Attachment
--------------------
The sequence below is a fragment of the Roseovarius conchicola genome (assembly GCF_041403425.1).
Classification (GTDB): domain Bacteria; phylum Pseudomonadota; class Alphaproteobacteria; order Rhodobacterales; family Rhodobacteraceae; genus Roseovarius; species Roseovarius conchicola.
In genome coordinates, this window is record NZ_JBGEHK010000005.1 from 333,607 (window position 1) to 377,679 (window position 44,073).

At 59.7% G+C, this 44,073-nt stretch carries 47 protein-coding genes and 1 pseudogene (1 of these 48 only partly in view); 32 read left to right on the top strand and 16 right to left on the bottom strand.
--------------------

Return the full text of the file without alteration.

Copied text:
The sequence below is a fragment of the Roseovarius conchicola genome (assembly GCF_041403425.1).
Classification (GTDB): domain Bacteria; phylum Pseudomonadota; class Alphaproteobacteria; order Rhodobacterales; family Rhodobacteraceae; genus Roseovarius; species Roseovarius conchicola.
In genome coordinates, this window is record NZ_JBGEHK010000005.1 from 333,607 (window position 1) to 377,679 (window position 44,073).

At 59.7% G+C, this 44,073-nt stretch carries 47 protein-coding genes and 1 pseudogene (1 of these 48 only partly in view); 32 read left to right on the top strand and 16 right to left on the bottom strand.